Q: Mr. Russo, did you ever tell Mr. Phelan --

THE COURT: You are leading the witness, now, Counsel.

Q: Can you recall essentially what you told Mr. Phelan on your first encounter with him in relation to the testimony that you had given at the preliminary hearing, if you can recall it?

MR. DYMOND: We object, unless the question includes a designation of when this alleged conversation took place.

MR. ALCOCK: I said March 21, on or about March 21, 1967.

THE COURT: It is a statement that the witness made to Mr. Phelan?


THE COURT: I will permit that.

MR. DYMOND: Same objection.

Q: Can you recall, Perry, what you told James Phelan on that occasion relative to what transpired at the preliminary hearing?

A: I was shown a transcript or a memoranda, rather, of an initial interview which Mr. Sciambra conducted in Baton Rouge the previous month, and there were certain discrepancies pointed out in that as opposed to the preliminary hearing testimony, and so I told him, I attempted to --

MR. DYMOND: We call for the production of this memorandum to which the witness has referred. We are entitled to follow him on that.

MR. ALCOCK: I will produce the memorandum, Your Honor. At this time I have a Xerox copy of this memorandum; however, some areas are rather indistinct, and perhaps if I could send someone to the office for a more legible copy, it might better suit the purpose of the Court.

THE COURT: Do you think we could get Mr. Hull to do that for us?

MR. ALCOCK: I can ask some more questions, Your Honor.

THE COURT: Proceed.

Q: Perry, do you recall where this conversation with James Phelan took place?

A: It took place at 311 East State Street, Baton Rouge.

Q: And what is that?

A: That was my home at that time.

Q: Do you recall approximately what time of day or night it took place?

A: It was -- it took place in the evening.

Q: What do you call "evening"?

A: From 6:00 to 10:00, 6:00 to 12:00.

Q: And, Perry, who was present during the course of this conversation?

A: There were several people intermittently present, there was one man that came up with Mr. Phelan, I think his name was Matt Herron, he was a photographer, and there was Mr. Phelan, myself, the neighbors from next door, Mr. and Mrs. Kenneth Fiser, and for a few minutes, anyway, and there were several other people that came in and left, stayed a few minutes and left.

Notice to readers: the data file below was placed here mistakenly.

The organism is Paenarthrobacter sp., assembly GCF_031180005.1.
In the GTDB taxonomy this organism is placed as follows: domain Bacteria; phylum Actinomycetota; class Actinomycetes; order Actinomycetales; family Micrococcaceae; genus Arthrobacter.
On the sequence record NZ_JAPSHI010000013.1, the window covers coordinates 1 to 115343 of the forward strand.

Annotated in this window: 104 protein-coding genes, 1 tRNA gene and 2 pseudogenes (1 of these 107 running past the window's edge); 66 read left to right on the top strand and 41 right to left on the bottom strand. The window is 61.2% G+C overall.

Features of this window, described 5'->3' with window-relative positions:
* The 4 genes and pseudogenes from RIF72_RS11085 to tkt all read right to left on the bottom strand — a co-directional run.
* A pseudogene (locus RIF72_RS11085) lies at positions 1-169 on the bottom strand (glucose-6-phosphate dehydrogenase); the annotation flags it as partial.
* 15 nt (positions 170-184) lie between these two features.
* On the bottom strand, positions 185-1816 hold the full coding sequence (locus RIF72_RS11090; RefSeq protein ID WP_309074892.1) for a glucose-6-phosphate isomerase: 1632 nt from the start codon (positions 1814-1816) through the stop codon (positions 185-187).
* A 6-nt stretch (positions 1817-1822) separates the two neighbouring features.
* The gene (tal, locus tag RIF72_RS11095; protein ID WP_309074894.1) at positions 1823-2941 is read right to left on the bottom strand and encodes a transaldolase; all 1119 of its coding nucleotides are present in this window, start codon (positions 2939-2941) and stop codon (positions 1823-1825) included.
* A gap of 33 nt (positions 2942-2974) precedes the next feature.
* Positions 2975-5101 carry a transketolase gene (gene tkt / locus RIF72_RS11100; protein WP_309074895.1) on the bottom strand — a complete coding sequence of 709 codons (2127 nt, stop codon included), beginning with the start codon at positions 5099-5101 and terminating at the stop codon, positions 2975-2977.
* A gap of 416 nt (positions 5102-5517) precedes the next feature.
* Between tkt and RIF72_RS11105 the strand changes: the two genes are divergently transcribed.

Q: Were you living at that location at the time?

A: 311 East State, yes, I was going to school.

Q: Did you have any roommates at that time?

A: Steve Derby.

Q: Do you recall whether or not he was there?

A: He was there just for a little while.

Q: You mentioned that the persons were there intermittently, and what do you mean by that?

A: Well, a Phil O'Neill for one passed over, he just dropped in, stayed a little while and left, several other friends of mine up there at that time just came on over and they stayed a few minutes and they would leave.

Q: Besides yourself and James Phelan, was there anyone there the entire time that you spoke to Phelan?

A: Well, was there anyone else present the entire length of Mr. Phelan's stay?

Q: That's right, besides yourself and Mr. Phelan.

A: Not talking, Matt Herron was there taking photographs.

Q: Other than yourself, Herron and Phelan, was there anyone within earshot the entire time that Mr. Phelan was there?

A: No.

Q: Approximately how long was Phelan in your apartment?

A: Approximately three hours.

Q: Perry, did you know that Phelan was coming to your apartment?

A: I knew that he was supposed to have been there or supposed to have been at my place the day before, something -- he did not arrive the day before, he did arrive that day, I had communicated with the District Attorney's Office and had found out that he was coming, and that he would try to be there on such a day, which he never showed up, he came the next day.

Q: You say you communicated with the District Attorney's Office. Was there any particular individual within the office, without saying what he said, that you communicated with?

A: Andrew Sciambra.

Q: Would that be the man to my right here?

A: Right.

MR. ALCOCK: I can't proceed much further without the statement.

THE COURT: Well, how long do you think it will take Mr. Hull to get back with it?

MR. ALCOCK: He has long legs, it's not too far, he should be back at any time. I have copies, but some of the portions are indistinct, and they cannot be read.

THE COURT: I might suggest if you wish, Mr. Alcock, you get on the phone and call your office and see if they are having any difficulty in getting the copies. That might help the situation.

MR. ALCOCK: Very well, Your Honor.

THE COURT: Tell Mr. Alcock we have them. Do you want time to study that, Mr. Dymond?

MR. DYMOND: We would like to look this over, yes, Your Honor.

THE COURT: I don't believe you can proceed until he has an opportunity to read the exhibit, and how many pages is it?

MR. ALCOCK: Seven pages, 3500 words, as I recall.

MR. DYMOND: Six pages, Judge.

THE COURT: Take the Jury upstairs. The Court will be in recess. Would you advise me when you are ready to proceed, I will be in recess.

MR. DYMOND: Yes, Your Honor.

MR. ALCOCK: Your Honor --

THE COURT: Gentlemen, I understand the status of the case as of this moment is that Xerox copies, that the State has the copies, the Defense has copies, and a copy has been given to the witness to read and it is about five minutes to 12:00 and the agents are here and I will ask Mr. Russo to continue reading this statement during the noon recess.

Gentlemen, I am going to turn you over to the Sheriff's representative and I must admonish you one more time not to discuss the case amongst yourselves until it is finally given to you for decision.

(Whereupon, a luncheon recess was taken.)